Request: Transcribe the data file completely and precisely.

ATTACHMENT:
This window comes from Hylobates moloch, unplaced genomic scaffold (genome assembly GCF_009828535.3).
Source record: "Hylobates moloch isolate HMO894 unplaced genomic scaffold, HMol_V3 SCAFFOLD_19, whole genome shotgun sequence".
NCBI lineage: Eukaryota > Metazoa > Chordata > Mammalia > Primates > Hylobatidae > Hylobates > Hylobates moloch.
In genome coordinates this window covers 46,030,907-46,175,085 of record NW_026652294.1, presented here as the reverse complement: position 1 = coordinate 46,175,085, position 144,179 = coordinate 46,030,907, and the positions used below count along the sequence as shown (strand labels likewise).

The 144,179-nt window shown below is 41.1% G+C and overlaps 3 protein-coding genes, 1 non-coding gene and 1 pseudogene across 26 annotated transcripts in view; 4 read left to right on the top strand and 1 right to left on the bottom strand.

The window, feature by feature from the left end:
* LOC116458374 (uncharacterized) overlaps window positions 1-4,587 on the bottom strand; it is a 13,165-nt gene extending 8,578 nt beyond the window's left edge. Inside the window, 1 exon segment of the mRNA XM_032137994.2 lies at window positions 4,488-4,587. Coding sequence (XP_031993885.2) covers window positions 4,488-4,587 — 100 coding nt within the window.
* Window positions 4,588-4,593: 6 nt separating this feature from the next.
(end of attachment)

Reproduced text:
This window comes from Hylobates moloch, unplaced genomic scaffold (genome assembly GCF_009828535.3).
Source record: "Hylobates moloch isolate HMO894 unplaced genomic scaffold, HMol_V3 SCAFFOLD_19, whole genome shotgun sequence".
NCBI lineage: Eukaryota > Metazoa > Chordata > Mammalia > Primates > Hylobatidae > Hylobates > Hylobates moloch.
In genome coordinates this window covers 46,030,907-46,175,085 of record NW_026652294.1, presented here as the reverse complement: position 1 = coordinate 46,175,085, position 144,179 = coordinate 46,030,907, and the positions used below count along the sequence as shown (strand labels likewise).

The 144,179-nt window shown below is 41.1% G+C and overlaps 3 protein-coding genes, 1 non-coding gene and 1 pseudogene across 26 annotated transcripts in view; 4 read left to right on the top strand and 1 right to left on the bottom strand.

The window, feature by feature from the left end:
* LOC116458374 (uncharacterized) overlaps window positions 1-4,587 on the bottom strand; it is a 13,165-nt gene extending 8,578 nt beyond the window's left edge. Inside the window, 1 exon segment of the mRNA XM_032137994.2 lies at window positions 4,488-4,587. Coding sequence (XP_031993885.2) covers window positions 4,488-4,587 — 100 coding nt within the window.
* Window positions 4,588-4,593: 6 nt separating this feature from the next.